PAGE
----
Ubud: Have car, will travel

Trip Start Sep 24, 2009
Trip End Apr 30, 2010

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Where I stayed
Gusti’s Garden Homestay

Flag of Indonesia  , Bali,
Sunday, October 18, 2009

Alan arrived on the 14th, and we had a couple of quiet days of pool time and walking and exploring, letting him acclimatize to the heat, and the craziness of Kuta.   I was keen to get moving as Kuta was starting to wear me out!  I had spent a few more days than I intended in Kuta since I came back from Gili Trawangan a bit early, and it was starting to wear a bit thin.   You seriously cannot walk down the street without hearing "You want sunglasses/watch/transport/T-shirt/massage?" every single step of the way.  I was having fun with it on my first few days – but by the end, my patience was running out.

We spent some of the time organizing our flight to Flores on 24 Oct, and hiring a car for travelling around Bali for about 8-9 days.

Have wheels, will travel!

A basic, cheap 3-door Suzuki Katana goes for 100,000rp a day – about NZD$15 standard price.  They are basically tin cans on wheels with no leg room, no engine power – and probably wouldn't pass a warrant of fitness in NZ!  However – that’s what the budget allows for, so that’s what we were getting. 

These are not your typical Avis rental car agencies.  One guy, when asked about what happens if we break down in northern Bali, hours away from Kuta, he told us we would have to pay to get it fixed.  I don’t think so!!  Another guy told us 'no problem, not to worry, that they would come and fix it’.   When it comes to the crunch, I suspect the level of service will not vary much between the two places.  So, after handing over some cash to the second guy, and filling in a simple form, we took off in our little tin can.

We headed up to Ubud – about 20km north of Kuta (and about 2 hours driving time!).  At this stage we didn’t have a map and were relying on the maps in the Lonely Planet guidebook and road signs (or so we thought).  Of course, the driving here is insane, and the roads are worse!  It’s like driving through a maze – you’re heading north and the road suddenly does a 45-degree turn in another direction.  After a few of these you feel like you have gone around the block twice.  What looks like a major intersection on the map is basically a junction where two very narrow, unmarked roads cross over, often without street signs.  We got there mostly by pulling over every so often and just asking someone if we were heading in the right direction.   (Things did get better once we got north of Ubud – at least we found more frequent road signs).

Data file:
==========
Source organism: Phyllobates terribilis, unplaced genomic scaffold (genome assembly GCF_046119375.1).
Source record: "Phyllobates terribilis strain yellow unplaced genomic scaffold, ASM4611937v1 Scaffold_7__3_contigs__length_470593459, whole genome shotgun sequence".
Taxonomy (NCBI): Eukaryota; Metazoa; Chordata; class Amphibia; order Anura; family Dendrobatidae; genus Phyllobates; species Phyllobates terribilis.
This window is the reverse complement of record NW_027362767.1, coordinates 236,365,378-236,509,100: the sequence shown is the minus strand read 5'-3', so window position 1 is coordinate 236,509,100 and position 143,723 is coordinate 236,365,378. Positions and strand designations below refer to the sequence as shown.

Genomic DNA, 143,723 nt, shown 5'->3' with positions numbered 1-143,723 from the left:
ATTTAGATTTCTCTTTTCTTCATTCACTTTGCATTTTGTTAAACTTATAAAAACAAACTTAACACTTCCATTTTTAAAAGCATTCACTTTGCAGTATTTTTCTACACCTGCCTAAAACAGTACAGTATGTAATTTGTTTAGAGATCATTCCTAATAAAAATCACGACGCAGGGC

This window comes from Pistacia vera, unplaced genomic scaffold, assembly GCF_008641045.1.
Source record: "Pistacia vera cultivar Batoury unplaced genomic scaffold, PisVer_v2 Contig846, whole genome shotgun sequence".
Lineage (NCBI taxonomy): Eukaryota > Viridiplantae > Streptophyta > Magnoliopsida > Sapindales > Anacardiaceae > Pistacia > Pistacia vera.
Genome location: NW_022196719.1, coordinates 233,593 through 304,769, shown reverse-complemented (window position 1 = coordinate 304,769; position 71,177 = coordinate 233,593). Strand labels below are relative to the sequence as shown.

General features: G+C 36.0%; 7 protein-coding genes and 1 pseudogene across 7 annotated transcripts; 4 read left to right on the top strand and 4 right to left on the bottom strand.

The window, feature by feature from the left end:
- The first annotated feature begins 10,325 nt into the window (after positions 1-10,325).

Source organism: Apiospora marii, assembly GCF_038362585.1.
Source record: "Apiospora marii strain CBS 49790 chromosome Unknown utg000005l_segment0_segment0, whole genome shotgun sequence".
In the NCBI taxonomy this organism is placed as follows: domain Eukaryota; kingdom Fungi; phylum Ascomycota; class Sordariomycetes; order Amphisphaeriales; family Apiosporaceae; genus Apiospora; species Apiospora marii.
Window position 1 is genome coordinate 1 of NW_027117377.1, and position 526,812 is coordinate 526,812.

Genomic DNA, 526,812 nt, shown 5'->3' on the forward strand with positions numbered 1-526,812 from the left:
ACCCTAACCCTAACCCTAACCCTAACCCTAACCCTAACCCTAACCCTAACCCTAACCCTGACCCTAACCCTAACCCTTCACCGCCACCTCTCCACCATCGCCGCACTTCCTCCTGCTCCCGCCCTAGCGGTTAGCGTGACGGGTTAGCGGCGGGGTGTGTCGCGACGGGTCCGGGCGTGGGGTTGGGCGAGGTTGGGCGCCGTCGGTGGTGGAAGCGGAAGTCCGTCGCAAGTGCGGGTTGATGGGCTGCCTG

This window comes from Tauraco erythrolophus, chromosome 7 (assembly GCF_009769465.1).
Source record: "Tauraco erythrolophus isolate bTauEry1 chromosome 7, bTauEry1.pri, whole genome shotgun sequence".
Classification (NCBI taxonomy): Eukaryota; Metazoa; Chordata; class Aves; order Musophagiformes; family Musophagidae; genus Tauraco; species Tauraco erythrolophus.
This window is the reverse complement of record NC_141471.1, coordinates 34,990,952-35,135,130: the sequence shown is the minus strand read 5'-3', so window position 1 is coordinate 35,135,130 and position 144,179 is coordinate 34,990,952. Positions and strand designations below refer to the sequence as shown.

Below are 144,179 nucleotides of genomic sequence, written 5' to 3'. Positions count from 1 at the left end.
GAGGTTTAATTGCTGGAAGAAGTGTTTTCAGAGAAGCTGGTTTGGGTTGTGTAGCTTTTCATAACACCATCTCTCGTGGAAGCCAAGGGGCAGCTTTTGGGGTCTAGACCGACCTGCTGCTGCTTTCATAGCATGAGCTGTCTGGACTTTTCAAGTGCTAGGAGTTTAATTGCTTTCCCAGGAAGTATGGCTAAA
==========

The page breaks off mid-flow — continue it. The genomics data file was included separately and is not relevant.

Ubud is the ‘cultural centre’ of Bali; I was last there 15 or 20 years ago – and it certainly isn’t how I remember!  In my memory, Ubud was a lovely peaceful village.  Now it doesn’t seem to be much better than Kuta!  We did manage to find some nice peaceful walks through the rice fields, although the sellers are still out there waiting, even in the rice fields!  (“You want cold drink?”)  It was nice to get away from the traffic noise and the busy-ness of central Ubud.

Lake Batur – Trunyan Village

We decided to stay 3 nights in Ubud to give us time to do day trips around the area, but not have to worry about leaving bags in the car.  On our second day we headed further north into the mountains, to Gunung Batur (Mt Batur).  Gunung Batur is a volcanic mountain, with a large crater lake, and townships along the crater rim.